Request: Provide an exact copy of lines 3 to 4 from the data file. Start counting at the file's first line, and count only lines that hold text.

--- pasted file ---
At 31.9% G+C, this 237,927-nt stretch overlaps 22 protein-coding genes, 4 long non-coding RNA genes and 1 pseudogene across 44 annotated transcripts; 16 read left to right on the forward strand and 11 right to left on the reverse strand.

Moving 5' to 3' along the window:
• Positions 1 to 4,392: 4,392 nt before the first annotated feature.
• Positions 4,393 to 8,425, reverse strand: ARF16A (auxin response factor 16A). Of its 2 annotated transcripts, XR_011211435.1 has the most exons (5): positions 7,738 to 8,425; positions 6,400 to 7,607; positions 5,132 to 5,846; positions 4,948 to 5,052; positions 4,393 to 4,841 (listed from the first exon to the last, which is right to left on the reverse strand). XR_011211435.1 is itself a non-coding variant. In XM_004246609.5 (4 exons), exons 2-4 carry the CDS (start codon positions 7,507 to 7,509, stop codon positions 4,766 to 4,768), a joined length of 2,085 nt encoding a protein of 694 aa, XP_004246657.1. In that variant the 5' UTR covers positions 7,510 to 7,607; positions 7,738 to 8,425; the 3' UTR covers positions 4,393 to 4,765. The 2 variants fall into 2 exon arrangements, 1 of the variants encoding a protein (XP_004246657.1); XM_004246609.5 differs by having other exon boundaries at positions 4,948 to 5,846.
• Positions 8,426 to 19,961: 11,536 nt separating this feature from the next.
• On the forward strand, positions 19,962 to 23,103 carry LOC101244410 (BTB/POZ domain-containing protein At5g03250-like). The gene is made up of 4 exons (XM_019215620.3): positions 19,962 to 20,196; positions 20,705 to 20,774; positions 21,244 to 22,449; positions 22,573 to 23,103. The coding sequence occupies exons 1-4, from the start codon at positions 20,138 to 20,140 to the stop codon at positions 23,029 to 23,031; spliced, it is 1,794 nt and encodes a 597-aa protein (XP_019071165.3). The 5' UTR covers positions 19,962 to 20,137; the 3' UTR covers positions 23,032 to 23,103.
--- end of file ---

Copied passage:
• Positions 1 to 4,392: 4,392 nt before the first annotated feature.
• Positions 4,393 to 8,425, reverse strand: ARF16A (auxin response factor 16A). Of its 2 annotated transcripts, XR_011211435.1 has the most exons (5): positions 7,738 to 8,425; positions 6,400 to 7,607; positions 5,132 to 5,846; positions 4,948 to 5,052; positions 4,393 to 4,841 (listed from the first exon to the last, which is right to left on the reverse strand). XR_011211435.1 is itself a non-coding variant. In XM_004246609.5 (4 exons), exons 2-4 carry the CDS (start codon positions 7,507 to 7,509, stop codon positions 4,766 to 4,768), a joined length of 2,085 nt encoding a protein of 694 aa, XP_004246657.1. In that variant the 5' UTR covers positions 7,510 to 7,607; positions 7,738 to 8,425; the 3' UTR covers positions 4,393 to 4,765. The 2 variants fall into 2 exon arrangements, 1 of the variants encoding a protein (XP_004246657.1); XM_004246609.5 differs by having other exon boundaries at positions 4,948 to 5,846.